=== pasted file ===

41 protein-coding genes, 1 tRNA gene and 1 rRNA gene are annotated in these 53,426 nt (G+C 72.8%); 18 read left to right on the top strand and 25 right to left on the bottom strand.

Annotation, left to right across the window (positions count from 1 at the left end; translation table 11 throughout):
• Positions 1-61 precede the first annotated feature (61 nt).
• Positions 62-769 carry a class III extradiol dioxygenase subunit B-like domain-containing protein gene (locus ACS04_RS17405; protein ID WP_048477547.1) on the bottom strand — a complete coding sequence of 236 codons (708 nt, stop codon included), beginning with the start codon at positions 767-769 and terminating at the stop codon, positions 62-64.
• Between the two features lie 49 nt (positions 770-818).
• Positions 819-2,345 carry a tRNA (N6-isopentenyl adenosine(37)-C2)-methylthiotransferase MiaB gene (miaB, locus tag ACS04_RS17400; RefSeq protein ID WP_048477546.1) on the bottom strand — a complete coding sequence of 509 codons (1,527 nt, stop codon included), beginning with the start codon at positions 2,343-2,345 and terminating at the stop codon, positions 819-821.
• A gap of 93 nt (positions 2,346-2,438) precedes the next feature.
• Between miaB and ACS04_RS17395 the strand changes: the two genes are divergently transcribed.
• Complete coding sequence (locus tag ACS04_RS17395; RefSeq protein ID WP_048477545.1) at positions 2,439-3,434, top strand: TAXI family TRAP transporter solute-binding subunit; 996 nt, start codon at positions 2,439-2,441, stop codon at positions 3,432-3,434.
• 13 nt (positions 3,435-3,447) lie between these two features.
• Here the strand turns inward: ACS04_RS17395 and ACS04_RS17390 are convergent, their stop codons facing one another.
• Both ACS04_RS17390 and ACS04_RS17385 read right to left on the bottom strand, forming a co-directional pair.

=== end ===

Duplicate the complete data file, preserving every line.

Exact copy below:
41 protein-coding genes, 1 tRNA gene and 1 rRNA gene are annotated in these 53,426 nt (G+C 72.8%); 18 read left to right on the top strand and 25 right to left on the bottom strand.

Annotation, left to right across the window (positions count from 1 at the left end; translation table 11 throughout):
• Positions 1-61 precede the first annotated feature (61 nt).
• Positions 62-769 carry a class III extradiol dioxygenase subunit B-like domain-containing protein gene (locus ACS04_RS17405; protein ID WP_048477547.1) on the bottom strand — a complete coding sequence of 236 codons (708 nt, stop codon included), beginning with the start codon at positions 767-769 and terminating at the stop codon, positions 62-64.
• Between the two features lie 49 nt (positions 770-818).
• Positions 819-2,345 carry a tRNA (N6-isopentenyl adenosine(37)-C2)-methylthiotransferase MiaB gene (miaB, locus tag ACS04_RS17400; RefSeq protein ID WP_048477546.1) on the bottom strand — a complete coding sequence of 509 codons (1,527 nt, stop codon included), beginning with the start codon at positions 2,343-2,345 and terminating at the stop codon, positions 819-821.
• A gap of 93 nt (positions 2,346-2,438) precedes the next feature.
• Between miaB and ACS04_RS17395 the strand changes: the two genes are divergently transcribed.
• Complete coding sequence (locus tag ACS04_RS17395; RefSeq protein ID WP_048477545.1) at positions 2,439-3,434, top strand: TAXI family TRAP transporter solute-binding subunit; 996 nt, start codon at positions 2,439-2,441, stop codon at positions 3,432-3,434.
• 13 nt (positions 3,435-3,447) lie between these two features.
• Here the strand turns inward: ACS04_RS17395 and ACS04_RS17390 are convergent, their stop codons facing one another.
• Both ACS04_RS17390 and ACS04_RS17385 read right to left on the bottom strand, forming a co-directional pair.